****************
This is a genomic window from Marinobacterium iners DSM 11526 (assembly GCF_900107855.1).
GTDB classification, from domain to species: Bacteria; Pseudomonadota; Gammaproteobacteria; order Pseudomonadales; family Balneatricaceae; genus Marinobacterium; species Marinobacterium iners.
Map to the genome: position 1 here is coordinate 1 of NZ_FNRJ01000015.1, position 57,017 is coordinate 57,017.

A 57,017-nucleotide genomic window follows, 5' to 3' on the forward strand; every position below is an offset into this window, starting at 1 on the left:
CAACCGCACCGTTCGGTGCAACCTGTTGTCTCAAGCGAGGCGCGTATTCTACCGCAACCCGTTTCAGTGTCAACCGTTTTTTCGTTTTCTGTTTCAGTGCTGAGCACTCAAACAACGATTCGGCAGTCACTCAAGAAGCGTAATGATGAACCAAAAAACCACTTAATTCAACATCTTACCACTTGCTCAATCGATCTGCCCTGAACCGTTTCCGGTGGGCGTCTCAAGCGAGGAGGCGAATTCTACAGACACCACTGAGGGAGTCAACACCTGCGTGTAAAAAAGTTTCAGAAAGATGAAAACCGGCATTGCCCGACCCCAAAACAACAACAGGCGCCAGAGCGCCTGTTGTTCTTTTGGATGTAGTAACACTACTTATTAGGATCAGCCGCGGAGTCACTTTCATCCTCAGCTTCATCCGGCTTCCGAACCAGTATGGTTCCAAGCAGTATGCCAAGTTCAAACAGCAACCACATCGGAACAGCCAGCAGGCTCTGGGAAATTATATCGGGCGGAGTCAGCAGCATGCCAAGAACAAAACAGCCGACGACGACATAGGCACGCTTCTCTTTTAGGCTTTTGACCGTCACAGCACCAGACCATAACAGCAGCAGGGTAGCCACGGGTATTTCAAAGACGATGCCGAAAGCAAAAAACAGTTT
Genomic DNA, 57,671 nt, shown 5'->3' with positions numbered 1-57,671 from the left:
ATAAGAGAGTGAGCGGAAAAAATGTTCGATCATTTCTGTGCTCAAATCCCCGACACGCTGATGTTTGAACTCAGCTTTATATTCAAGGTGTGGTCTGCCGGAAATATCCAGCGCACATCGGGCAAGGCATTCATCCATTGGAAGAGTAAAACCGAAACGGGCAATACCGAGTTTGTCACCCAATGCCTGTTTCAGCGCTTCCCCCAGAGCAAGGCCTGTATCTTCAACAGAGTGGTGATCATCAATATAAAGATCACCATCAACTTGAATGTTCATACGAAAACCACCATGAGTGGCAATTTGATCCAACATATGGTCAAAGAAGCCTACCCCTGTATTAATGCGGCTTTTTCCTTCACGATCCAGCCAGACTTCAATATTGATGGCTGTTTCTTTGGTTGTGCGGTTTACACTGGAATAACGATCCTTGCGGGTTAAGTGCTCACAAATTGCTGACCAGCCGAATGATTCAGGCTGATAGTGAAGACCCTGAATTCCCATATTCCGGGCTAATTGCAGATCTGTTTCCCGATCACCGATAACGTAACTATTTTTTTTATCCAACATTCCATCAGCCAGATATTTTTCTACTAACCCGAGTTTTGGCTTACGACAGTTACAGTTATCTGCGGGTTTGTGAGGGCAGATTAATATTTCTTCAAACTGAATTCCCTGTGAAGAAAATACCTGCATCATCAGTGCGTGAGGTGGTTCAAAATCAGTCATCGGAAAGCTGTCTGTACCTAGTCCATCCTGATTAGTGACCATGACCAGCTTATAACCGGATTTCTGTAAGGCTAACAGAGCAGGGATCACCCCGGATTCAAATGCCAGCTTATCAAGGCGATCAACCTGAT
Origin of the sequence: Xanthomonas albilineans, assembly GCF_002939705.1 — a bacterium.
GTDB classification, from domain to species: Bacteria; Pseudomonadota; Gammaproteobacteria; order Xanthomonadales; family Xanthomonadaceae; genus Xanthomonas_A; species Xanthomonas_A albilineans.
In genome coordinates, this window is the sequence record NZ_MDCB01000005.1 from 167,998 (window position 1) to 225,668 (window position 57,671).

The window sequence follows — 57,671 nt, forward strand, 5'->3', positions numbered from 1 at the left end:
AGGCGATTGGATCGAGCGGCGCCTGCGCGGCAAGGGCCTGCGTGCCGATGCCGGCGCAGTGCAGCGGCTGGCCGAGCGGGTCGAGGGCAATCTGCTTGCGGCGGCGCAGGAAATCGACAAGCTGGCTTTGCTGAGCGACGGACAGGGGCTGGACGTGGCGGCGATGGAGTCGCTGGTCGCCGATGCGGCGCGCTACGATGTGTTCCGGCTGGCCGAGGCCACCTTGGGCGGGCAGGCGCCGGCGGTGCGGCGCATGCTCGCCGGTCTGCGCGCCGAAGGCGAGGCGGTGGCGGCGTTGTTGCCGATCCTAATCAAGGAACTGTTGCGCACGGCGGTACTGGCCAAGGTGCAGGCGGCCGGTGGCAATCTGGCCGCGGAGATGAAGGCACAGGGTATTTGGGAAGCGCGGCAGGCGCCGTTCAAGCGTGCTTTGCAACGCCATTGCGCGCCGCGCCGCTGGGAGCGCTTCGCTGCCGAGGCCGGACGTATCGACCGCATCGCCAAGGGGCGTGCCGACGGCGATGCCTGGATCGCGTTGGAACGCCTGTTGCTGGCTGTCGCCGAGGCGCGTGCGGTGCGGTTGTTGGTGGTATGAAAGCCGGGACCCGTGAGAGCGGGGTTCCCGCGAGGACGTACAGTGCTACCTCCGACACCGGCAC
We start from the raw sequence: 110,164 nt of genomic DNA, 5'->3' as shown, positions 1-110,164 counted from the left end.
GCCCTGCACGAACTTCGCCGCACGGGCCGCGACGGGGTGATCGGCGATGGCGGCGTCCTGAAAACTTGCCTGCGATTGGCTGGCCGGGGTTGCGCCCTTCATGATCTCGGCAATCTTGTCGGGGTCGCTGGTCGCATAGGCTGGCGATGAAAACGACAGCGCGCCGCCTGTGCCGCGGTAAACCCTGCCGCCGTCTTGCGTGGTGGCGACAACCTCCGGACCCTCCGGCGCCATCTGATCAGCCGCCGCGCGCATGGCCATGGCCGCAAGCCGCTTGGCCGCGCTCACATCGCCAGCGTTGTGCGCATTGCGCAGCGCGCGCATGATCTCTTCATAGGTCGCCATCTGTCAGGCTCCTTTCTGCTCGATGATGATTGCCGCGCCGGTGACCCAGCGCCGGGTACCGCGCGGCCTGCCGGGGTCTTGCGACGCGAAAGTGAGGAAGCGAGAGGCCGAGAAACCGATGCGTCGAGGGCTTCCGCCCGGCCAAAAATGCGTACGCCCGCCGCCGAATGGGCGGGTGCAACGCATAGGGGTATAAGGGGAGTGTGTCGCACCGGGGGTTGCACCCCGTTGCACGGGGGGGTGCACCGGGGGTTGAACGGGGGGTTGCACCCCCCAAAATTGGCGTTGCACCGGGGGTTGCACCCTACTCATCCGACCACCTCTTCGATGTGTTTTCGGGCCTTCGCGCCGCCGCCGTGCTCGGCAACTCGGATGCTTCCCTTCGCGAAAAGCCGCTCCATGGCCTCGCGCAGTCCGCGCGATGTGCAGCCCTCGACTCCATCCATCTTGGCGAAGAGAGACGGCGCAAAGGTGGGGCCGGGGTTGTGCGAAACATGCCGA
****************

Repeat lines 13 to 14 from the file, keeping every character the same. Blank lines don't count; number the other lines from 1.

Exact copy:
We start from the raw sequence: 110,164 nt of genomic DNA, 5'->3' as shown, positions 1-110,164 counted from the left end.
GCCCTGCACGAACTTCGCCGCACGGGCCGCGACGGGGTGATCGGCGATGGCGGCGTCCTGAAAACTTGCCTGCGATTGGCTGGCCGGGGTTGCGCCCTTCATGATCTCGGCAATCTTGTCGGGGTCGCTGGTCGCATAGGCTGGCGATGAAAACGACAGCGCGCCGCCTGTGCCGCGGTAAACCCTGCCGCCGTCTTGCGTGGTGGCGACAACCTCCGGACCCTCCGGCGCCATCTGATCAGCCGCCGCGCGCATGGCCATGGCCGCAAGCCGCTTGGCCGCGCTCACATCGCCAGCGTTGTGCGCATTGCGCAGCGCGCGCATGATCTCTTCATAGGTCGCCATCTGTCAGGCTCCTTTCTGCTCGATGATGATTGCCGCGCCGGTGACCCAGCGCCGGGTACCGCGCGGCCTGCCGGGGTCTTGCGACGCGAAAGTGAGGAAGCGAGAGGCCGAGAAACCGATGCGTCGAGGGCTTCCGCCCGGCCAAAAATGCGTACGCCCGCCGCCGAATGGGCGGGTGCAACGCATAGGGGTATAAGGGGAGTGTGTCGCACCGGGGGTTGCACCCCGTTGCACGGGGGGGTGCACCGGGGGTTGAACGGGGGGTTGCACCCCCCAAAATTGGCGTTGCACCGGGGGTTGCACCCTACTCATCCGACCACCTCTTCGATGTGTTTTCGGGCCTTCGCGCCGCCGCCGTGCTCGGCAACTCGGATGCTTCCCTTCGCGAAAAGCCGCTCCATGGCCTCGCGCAGTCCGCGCGATGTGCAGCCCTCGACTCCATCCATCTTGGCGAAGAGAGACGGCGCAAAGGTGGGGCCGGGGTTGTGCGAAACATGCCGA